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Year : 1991  |  Volume : 57  |  Issue : 3  |  Page : 141-143

Prevalence of skin diseases in Varanasi school children

RA Valia, SS Pandey, Paramjeet Kaur, Gurm Singh 

Correspondence Address:
R A Valia


In a school survey in Varanasi city, 12481 children were examined. More than half (54%) had one or more skin diseases. The commonest ones were peduculosis capitis (35%), pityriasis alba (12%) acne vulgaris (8%), miliaria (4%) and pyodermas (3%)

How to cite this article:
Valia R A, Pandey S S, Kaur P, Singh G. Prevalence of skin diseases in Varanasi school children.Indian J Dermatol Venereol Leprol 1991;57:141-143

How to cite this URL:
Valia R A, Pandey S S, Kaur P, Singh G. Prevalence of skin diseases in Varanasi school children. Indian J Dermatol Venereol Leprol [serial online] 1991 [cited 2020 May 31 ];57:141-143
Available from: http://www.ijdvl.com/text.asp?1991/57/3/141/3651

Full Text

A survey of school children for skin dis­eases provides information regarding the epi­demiology of diseases like pyodermas, lep­rosy, infestations and acne vulgaris that are particularly common in that age group. It also results in the early detection of diseases like leprosy. There have been few such reports in our country, particularly by dermatologists.[1],[2],[3],[4],[5],[6],[7]

 Materials and Methods

Children in 97 government and 13 private schools in Varanasi city were examined. The survey was conducted from November 1986 to December 1987 with breaks during exami­nations and vacations. Multiple visits were paid to each school to increase the coverage.

Efforts were made to ensure privacy and the entire skin, surface was examined by a dermatologist assisted by a male and female paramedical worker. Leprosy cases were confirmed by a senior dermatologist and had a slit smear examination performed.

Data obtained was tabulated and analysed statistically using the X[2] test.


Of 18965 pupils on roll, 12481 (65.8%) children were examined. Of these, 6558 chil­dren were boys and 5723 were girls. There were 8828 (66%) students from the 4-10 years age group and 4253 (34%) students older than 10 years.

As many as 6686 (53.6%) children had one or more skin diseases [Table 1]. Pediculosis capitis, pityriasis alba and acne vulgaris accounted for 81% of the 8549 dis­eases examined.

Pediculosis capitis was more common in girls than boys at all ages, the difference in­creasing with age. The prevalence of leprosy, fungal infections, warts and scabies increased with age, being most common in older boys. Fourteen patients of leprosy were paucibacillary and one was multibacillary. No case of lepromatous leprosy was seen. Only two cases of tinea capitis were found.

Acne vulgaris became more prevalent with increasing age and was commoner in older girls. The prevalence of pyodermas, miliaria, pityriasis alba and angular chelitis declined with age with boys being more commonly affected than girls at all ages.


The prevalence of skin diseases (53.6%) reported here is higher than in other studies (4.3 - 49.1%)[1],[2],[3],[4],[5],[6],[7]. This is probably because most students examined were in government schools and from the lower socioeconomic groups. This could also account for the high prevalence of pediculosis capitis. It may be more common in girls than boys due to their longer hair length. Increased segregation of sexes may explain the more marked differ­ence in prevalence in older children.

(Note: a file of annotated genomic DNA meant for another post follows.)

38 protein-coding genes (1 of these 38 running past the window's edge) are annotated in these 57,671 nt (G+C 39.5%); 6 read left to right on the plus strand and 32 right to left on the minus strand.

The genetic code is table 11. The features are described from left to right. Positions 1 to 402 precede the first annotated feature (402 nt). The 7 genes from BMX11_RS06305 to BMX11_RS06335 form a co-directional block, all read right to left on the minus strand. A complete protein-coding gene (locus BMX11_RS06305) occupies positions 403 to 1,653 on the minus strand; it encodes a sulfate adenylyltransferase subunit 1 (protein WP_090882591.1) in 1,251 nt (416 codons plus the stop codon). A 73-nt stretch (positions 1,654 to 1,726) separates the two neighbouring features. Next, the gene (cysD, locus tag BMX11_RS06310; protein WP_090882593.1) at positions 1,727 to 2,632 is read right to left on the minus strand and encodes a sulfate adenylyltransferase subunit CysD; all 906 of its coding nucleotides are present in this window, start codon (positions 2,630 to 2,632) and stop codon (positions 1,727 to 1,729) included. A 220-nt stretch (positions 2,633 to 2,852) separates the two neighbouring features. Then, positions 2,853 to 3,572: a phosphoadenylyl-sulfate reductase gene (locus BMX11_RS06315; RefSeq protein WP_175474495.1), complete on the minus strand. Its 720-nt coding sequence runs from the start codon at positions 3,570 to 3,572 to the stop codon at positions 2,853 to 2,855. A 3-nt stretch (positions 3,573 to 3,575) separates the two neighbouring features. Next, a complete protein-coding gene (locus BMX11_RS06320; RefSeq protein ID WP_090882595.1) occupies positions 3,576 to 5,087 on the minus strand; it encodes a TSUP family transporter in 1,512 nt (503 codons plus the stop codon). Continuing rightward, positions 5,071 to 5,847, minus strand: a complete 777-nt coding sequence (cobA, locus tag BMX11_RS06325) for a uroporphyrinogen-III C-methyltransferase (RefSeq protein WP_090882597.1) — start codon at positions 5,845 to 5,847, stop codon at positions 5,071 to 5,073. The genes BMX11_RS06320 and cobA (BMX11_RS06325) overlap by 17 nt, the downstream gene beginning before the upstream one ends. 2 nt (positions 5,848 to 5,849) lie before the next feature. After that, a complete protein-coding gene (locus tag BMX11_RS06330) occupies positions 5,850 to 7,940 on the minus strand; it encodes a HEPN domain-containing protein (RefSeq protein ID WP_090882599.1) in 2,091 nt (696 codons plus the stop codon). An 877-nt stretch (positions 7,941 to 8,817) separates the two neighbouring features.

The earlier onset of puberty in girls com­pared to boys explains the higher prevalence of acne vulgaris in girls. The higher preva­lence of miliaria in boys may be due to their greater physical activity with more sweating and that of pjpdermas due to their greater chances of trauma and secondary infection. The rarity of tinea capitis is not unexpected.

Scabies, warts and leprosy were more common in older boys probably due to greater opportunity for acquiring infection. Eczemas (excluding pityriasis alba), psoriasis, lichen planus and vitiligo were notable by their rar­ity.

Communicable diseases accounted for 43% of the skin diseases detected. In view of this imparting health education with emphasis on personal hygiene and environmental sani­tation would go a long way in controlling these diseases.

Such surveys when combined with treat­ment facilities for, at least, communicable and nutritional deficiency diseases, would make a significant contribution towards improving the health status of this vital segment of our population.


1Mukherjee PK and Sen PC : Health status of school children in rural West Bengal, J Ind Med Assoc, 1962; 38 : 421-426.
2Shah PN and Udani PN : Medical examination of school children in Palghar taluka, Ind J Pediat, 1968; 5 : 343-361.
3Datta banik ND, Nayar S, Krishna R et al : A study of morbidity pattern, nutritional status and various defects of urban primary school children in Delhi, Ind J Pediat, 1970; 37 : 561-564.
4Gupta B, Jain TP and Sharma R : Health status of school children in some primary schools of rural Rajasthan, Ind J Prev Soc Med, 1973; 4 : 24-30.
5Santhanakrishnan BR, Shanmugam D and Chandrabhushanam A : School health service in Madras city, Ind Pediat, 1974; 11 : 421-5.
6Sharma NK, Garg BK and Goel M : Pattern of skin diseases in urban school children, Ind J Dermatol Venereol leprol, 1986; 52 : 330-331.
7Kumar V, Garg BR and Baruah MC : Prevalence of dermatological diseases in school children in a semi-urban area in Pondicherry, Ind J Dermatol Venereol Leprol, 1988; 54 : 300-302.


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